Goes Against Brand Values
For businesses that make ethical production and sustainability part of their brand story, emphasize an employee-first culture, or are positioned as a premium or luxury brand, running holiday discounts might send a dissonant message to customers. To participate in the tradition just because competitors are doing it signals a lack of commitment to the brand’s values and overall narrative, which may negatively impact goodwill with both customers and employees.
Erodes Brand Equity
There’s a tradeoff when it comes to running deep or frequent sales. In the short term, it helps improve revenue. In the long term, though, it often dilutes brand equity, the intangible associations that make a brand worth more than the sum of its parts. By offering promotions every Black Friday, brands inadvertently train customers to believe their products aren’t worth paying full price the rest of the year. (Everlane creatively offloads excess inventory without running sales — and thus affecting brand equity — by running choose-what-you-pay promotions.)
Attracts Disloyal Customers
Black Friday discounts attract customers who make purchases based on the deals that brands offer, not the differentiators that brands have. “The problem for a lot of companies is all those people rushing in for this doorbuster sale are these low-value, cherry-picking customers who haven’t been around since last Black Friday and won’t be around for the next one,” Fader said. These bargain hunters may not be as likely to make repeat purchases or generate word-of-mouth marketing for the brand.
Alienates Loyal Customers
Lots of retailers offer special deals to first-time customers. It’s an effective tactic for getting hesitant shoppers over the line. But it’s one that risks alienating a more valuable segment — the shoppers who have purchased from them before. One 2018 study showed that two-thirds of 1,000 respondents said they would be annoyed if their favorite brand did not offer them the same discounts as first-time customers. Brands that do this are “catering to the wrong folks,” Fader said. And in so doing, they’re “not really adding a lot of long-term value.”
What Brands Should Do Instead of Running Black Friday Sales
Just because Black Friday discounts don’t align with what brands stand for doesn’t mean they have to stay quiet during the run-up to the holidays. Here’s how to be strategic about it.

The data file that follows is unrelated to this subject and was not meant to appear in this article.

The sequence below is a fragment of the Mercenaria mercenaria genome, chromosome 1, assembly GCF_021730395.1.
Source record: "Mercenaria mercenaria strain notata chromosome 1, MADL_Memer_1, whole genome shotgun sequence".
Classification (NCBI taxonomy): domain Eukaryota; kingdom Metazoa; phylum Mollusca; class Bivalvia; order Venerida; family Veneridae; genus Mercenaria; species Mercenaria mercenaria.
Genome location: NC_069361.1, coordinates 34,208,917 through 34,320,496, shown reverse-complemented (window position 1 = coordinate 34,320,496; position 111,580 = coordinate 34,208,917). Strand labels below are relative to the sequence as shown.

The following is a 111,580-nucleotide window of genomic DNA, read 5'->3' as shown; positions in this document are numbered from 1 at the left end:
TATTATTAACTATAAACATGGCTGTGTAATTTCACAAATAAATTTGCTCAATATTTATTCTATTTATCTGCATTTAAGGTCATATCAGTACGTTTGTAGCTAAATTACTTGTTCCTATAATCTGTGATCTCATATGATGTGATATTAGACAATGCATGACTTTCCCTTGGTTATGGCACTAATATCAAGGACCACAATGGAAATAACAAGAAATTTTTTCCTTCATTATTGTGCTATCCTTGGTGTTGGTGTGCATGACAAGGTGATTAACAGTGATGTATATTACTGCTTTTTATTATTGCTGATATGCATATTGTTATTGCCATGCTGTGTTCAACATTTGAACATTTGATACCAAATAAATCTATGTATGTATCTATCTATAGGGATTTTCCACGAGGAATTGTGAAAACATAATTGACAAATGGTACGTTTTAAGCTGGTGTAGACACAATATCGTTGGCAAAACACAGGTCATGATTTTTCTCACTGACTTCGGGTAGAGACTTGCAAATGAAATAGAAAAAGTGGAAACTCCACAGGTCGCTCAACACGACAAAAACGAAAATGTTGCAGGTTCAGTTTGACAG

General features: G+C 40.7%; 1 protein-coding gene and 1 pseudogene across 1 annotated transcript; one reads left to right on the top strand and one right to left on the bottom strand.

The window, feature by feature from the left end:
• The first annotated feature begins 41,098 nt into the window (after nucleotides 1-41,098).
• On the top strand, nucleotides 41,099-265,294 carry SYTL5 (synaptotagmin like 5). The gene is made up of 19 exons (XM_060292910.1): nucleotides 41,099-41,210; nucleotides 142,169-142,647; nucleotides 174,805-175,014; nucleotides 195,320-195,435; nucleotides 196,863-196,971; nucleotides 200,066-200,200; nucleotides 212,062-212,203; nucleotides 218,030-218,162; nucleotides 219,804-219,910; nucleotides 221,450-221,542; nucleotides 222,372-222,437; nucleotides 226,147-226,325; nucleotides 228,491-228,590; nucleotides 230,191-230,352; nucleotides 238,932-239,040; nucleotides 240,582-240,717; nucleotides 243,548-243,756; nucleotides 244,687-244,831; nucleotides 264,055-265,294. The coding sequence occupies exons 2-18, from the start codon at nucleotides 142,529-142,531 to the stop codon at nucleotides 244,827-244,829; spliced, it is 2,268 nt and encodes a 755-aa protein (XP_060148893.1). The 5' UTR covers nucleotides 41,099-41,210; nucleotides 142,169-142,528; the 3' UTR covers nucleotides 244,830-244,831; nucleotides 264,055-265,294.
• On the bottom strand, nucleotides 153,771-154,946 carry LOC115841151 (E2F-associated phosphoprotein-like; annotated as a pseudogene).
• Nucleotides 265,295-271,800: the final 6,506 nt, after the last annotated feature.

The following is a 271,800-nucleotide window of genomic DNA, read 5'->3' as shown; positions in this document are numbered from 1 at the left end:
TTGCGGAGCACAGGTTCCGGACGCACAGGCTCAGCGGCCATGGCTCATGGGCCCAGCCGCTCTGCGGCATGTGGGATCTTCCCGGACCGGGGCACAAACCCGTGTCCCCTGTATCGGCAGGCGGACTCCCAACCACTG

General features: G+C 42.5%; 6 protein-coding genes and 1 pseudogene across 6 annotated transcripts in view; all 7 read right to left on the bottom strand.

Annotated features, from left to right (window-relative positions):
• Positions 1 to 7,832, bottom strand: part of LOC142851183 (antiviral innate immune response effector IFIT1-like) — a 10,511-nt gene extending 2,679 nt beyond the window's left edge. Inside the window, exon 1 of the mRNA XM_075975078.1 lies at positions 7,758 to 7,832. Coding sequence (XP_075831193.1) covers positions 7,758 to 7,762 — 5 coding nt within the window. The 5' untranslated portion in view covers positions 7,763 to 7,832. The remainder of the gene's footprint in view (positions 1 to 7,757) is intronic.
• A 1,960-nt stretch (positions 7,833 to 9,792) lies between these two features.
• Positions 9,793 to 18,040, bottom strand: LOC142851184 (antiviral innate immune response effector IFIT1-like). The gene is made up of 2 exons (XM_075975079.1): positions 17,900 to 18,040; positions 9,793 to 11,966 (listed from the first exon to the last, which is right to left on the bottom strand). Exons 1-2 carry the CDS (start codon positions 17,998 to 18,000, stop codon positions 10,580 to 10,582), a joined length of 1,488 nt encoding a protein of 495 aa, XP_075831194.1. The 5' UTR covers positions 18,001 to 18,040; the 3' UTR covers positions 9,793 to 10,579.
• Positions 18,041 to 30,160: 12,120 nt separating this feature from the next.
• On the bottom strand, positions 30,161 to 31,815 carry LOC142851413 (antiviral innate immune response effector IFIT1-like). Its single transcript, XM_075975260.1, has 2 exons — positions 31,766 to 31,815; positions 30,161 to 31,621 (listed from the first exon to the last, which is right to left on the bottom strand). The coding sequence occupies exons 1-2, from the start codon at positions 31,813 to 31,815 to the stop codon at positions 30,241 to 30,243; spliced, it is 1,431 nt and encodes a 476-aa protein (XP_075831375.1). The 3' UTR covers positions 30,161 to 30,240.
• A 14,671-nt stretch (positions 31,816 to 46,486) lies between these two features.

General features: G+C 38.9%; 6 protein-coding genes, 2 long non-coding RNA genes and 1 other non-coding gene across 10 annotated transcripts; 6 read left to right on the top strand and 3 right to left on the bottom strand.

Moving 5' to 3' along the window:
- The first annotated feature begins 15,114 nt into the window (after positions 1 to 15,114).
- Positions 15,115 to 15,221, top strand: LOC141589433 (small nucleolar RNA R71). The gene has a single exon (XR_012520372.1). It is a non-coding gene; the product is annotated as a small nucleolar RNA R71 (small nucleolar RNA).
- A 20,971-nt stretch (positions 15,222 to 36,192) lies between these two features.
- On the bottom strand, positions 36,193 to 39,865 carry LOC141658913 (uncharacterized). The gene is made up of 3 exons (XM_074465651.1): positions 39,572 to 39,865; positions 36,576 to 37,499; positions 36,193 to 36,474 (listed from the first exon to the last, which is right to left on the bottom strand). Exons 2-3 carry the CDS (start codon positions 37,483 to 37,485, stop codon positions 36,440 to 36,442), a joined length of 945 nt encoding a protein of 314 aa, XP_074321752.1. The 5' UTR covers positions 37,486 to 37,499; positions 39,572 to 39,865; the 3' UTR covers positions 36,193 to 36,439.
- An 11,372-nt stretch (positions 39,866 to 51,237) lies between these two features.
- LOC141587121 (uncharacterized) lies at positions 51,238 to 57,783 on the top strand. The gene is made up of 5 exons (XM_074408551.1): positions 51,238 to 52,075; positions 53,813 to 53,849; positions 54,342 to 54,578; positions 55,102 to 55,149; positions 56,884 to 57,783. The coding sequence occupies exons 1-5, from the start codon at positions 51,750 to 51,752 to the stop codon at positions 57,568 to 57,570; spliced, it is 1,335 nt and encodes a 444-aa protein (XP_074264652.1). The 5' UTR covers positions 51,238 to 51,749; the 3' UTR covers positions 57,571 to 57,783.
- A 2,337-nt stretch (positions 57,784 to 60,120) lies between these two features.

Reward and Delight Your Best Customers
Instead of pouring energy into a promotion that attracts new customers who are just looking for the best deals, brands benefit more from focusing on their best customers who already shop from them. By investing in these customers, brands reap the rewards of their loyalty all year long.
In other words, brands shouldn’t make a thing of Black Friday.
“[But] if we are going to focus on that day,” Fader said, “let’s turn the tables and use it as a way to reward our best customers.”
For example, instead of offering discounts and having shoppers line up outside stores at midnight — where it’s first-come, first-served — brands can hold special hours, offer premium services or reserve scarce items for existing customers. And in e-commerce contexts, they can offer existing customers free shipping or add free gifts with every purchase.
“That’s the way to create, enhance and leverage long-term lifetime value,” Fader said.
Have a Disruption Strategy
Some brands, like Apple and Tiffany’s, never offer sales any time of the year, as part of their overall strategy. So they can’t really participate in Black Friday’s discount culture. Even so, they may want to consider a disruptive strategy that grabs people’s attention.
“What everyone needs to do is come up with an original approach that fits with what they’re about and how they can ultimately create value for [their] customer,” said Anne Oudersluys, who served as a brand manager at Procter & Gamble before starting Core Impact, a social impact brand consultancy. “It doesn’t have to be a discount. There are so many other ways that you could do that.”
It just depends on what the brand’s ethos is, and what makes most sense for how they can best show up.
It could be a counterintuitive promotion, like Allbirds’ decision to raise prices for charity or REI’s #OptOutside campaign. Anything that differentiates the brand and sets it apart in the minds of consumers — because without a discount, the price tag certainly won’t.